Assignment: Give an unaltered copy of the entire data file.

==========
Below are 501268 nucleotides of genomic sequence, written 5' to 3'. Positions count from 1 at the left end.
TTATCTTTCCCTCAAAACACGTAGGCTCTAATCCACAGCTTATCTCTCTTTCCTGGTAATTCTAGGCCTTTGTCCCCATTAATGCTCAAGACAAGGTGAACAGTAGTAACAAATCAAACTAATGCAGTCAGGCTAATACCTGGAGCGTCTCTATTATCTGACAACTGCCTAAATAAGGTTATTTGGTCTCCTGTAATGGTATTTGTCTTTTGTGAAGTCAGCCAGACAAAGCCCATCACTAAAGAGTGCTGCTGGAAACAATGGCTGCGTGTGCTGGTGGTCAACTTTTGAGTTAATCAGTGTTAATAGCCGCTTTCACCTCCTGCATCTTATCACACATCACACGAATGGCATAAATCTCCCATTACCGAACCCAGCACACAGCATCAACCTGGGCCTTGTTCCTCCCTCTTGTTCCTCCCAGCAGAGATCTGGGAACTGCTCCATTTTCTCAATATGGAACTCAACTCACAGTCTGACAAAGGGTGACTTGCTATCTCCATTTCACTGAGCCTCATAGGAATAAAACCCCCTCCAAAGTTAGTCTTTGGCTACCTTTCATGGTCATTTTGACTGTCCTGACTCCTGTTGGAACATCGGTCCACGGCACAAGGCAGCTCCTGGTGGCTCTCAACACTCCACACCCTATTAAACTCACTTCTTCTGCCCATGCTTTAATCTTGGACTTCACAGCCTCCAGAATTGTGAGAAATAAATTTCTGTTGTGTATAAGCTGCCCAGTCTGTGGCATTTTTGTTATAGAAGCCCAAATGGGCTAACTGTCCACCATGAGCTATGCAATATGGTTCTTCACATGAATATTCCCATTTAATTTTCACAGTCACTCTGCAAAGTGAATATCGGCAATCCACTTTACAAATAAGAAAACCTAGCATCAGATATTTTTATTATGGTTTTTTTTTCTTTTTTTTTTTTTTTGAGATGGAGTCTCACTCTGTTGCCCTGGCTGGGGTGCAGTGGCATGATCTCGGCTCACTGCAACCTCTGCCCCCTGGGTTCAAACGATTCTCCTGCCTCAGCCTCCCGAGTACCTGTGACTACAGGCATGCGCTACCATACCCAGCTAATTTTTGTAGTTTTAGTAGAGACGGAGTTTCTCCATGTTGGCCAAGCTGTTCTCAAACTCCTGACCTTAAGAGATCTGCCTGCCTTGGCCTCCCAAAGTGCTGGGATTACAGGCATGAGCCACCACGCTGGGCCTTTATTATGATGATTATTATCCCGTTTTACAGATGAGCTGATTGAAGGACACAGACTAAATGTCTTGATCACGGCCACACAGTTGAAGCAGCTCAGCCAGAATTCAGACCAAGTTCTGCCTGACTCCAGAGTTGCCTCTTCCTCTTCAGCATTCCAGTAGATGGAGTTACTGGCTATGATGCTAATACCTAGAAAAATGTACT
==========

Below are 501268 nucleotides of genomic sequence, written 5' to 3'. Positions count from 1 at the left end.
TTATCTTTCCCTCAAAACACGTAGGCTCTAATCCACAGCTTATCTCTCTTTCCTGGTAATTCTAGGCCTTTGTCCCCATTAATGCTCAAGACAAGGTGAACAGTAGTAACAAATCAAACTAATGCAGTCAGGCTAATACCTGGAGCGTCTCTATTATCTGACAACTGCCTAAATAAGGTTATTTGGTCTCCTGTAATGGTATTTGTCTTTTGTGAAGTCAGCCAGACAAAGCCCATCACTAAAGAGTGCTGCTGGAAACAATGGCTGCGTGTGCTGGTGGTCAACTTTTGAGTTAATCAGTGTTAATAGCCGCTTTCACCTCCTGCATCTTATCACACATCACACGAATGGCATAAATCTCCCATTACCGAACCCAGCACACAGCATCAACCTGGGCCTTGTTCCTCCCTCTTGTTCCTCCCAGCAGAGATCTGGGAACTGCTCCATTTTCTCAATATGGAACTCAACTCACAGTCTGACAAAGGGTGACTTGCTATCTCCATTTCACTGAGCCTCATAGGAATAAAACCCCCTCCAAAGTTAGTCTTTGGCTACCTTTCATGGTCATTTTGACTGTCCTGACTCCTGTTGGAACATCGGTCCACGGCACAAGGCAGCTCCTGGTGGCTCTCAACACTCCACACCCTATTAAACTCACTTCTTCTGCCCATGCTTTAATCTTGGACTTCACAGCCTCCAGAATTGTGAGAAATAAATTTCTGTTGTGTATAAGCTGCCCAGTCTGTGGCATTTTTGTTATAGAAGCCCAAATGGGCTAACTGTCCACCATGAGCTATGCAATATGGTTCTTCACATGAATATTCCCATTTAATTTTCACAGTCACTCTGCAAAGTGAATATCGGCAATCCACTTTACAAATAAGAAAACCTAGCATCAGATATTTTTATTATGGTTTTTTTTTCTTTTTTTTTTTTTTTGAGATGGAGTCTCACTCTGTTGCCCTGGCTGGGGTGCAGTGGCATGATCTCGGCTCACTGCAACCTCTGCCCCCTGGGTTCAAACGATTCTCCTGCCTCAGCCTCCCGAGTACCTGTGACTACAGGCATGCGCTACCATACCCAGCTAATTTTTGTAGTTTTAGTAGAGACGGAGTTTCTCCATGTTGGCCAAGCTGTTCTCAAACTCCTGACCTTAAGAGATCTGCCTGCCTTGGCCTCCCAAAGTGCTGGGATTACAGGCATGAGCCACCACGCTGGGCCTTTATTATGATGATTATTATCCCGTTTTACAGATGAGCTGATTGAAGGACACAGACTAAATGTCTTGATCACGGCCACACAGTTGAAGCAGCTCAGCCAGAATTCAGACCAAGTTCTGCCTGACTCCAGAGTTGCCTCTTCCTCTTCAGCATTCCAGTAGATGGAGTTACTGGCTATGATGCTAATACCTAGAAAAATGTACT